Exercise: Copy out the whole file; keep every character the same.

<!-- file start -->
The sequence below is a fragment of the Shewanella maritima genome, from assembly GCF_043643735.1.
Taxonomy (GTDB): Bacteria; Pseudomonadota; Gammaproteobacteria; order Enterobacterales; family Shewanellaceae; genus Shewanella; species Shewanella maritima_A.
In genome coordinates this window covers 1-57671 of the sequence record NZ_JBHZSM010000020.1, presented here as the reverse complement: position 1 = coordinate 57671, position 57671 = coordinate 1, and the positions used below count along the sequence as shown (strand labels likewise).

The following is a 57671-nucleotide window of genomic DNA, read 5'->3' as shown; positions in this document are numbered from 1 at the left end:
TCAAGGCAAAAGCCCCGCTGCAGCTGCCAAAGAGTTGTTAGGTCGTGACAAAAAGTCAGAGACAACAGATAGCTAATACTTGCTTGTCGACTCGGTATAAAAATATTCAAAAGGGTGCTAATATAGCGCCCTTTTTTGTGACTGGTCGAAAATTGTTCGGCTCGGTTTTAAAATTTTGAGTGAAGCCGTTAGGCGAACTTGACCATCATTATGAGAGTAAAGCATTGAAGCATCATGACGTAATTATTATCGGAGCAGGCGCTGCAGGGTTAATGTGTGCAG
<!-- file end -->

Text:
The sequence below is a fragment of the Shewanella maritima genome, from assembly GCF_043643735.1.
Taxonomy (GTDB): Bacteria; Pseudomonadota; Gammaproteobacteria; order Enterobacterales; family Shewanellaceae; genus Shewanella; species Shewanella maritima_A.
In genome coordinates this window covers 1-57671 of the sequence record NZ_JBHZSM010000020.1, presented here as the reverse complement: position 1 = coordinate 57671, position 57671 = coordinate 1, and the positions used below count along the sequence as shown (strand labels likewise).

The following is a 57671-nucleotide window of genomic DNA, read 5'->3' as shown; positions in this document are numbered from 1 at the left end:
TCAAGGCAAAAGCCCCGCTGCAGCTGCCAAAGAGTTGTTAGGTCGTGACAAAAAGTCAGAGACAACAGATAGCTAATACTTGCTTGTCGACTCGGTATAAAAATATTCAAAAGGGTGCTAATATAGCGCCCTTTTTTGTGACTGGTCGAAAATTGTTCGGCTCGGTTTTAAAATTTTGAGTGAAGCCGTTAGGCGAACTTGACCATCATTATGAGAGTAAAGCATTGAAGCATCATGACGTAATTATTATCGGAGCAGGCGCTGCAGGGTTAATGTGTGCAG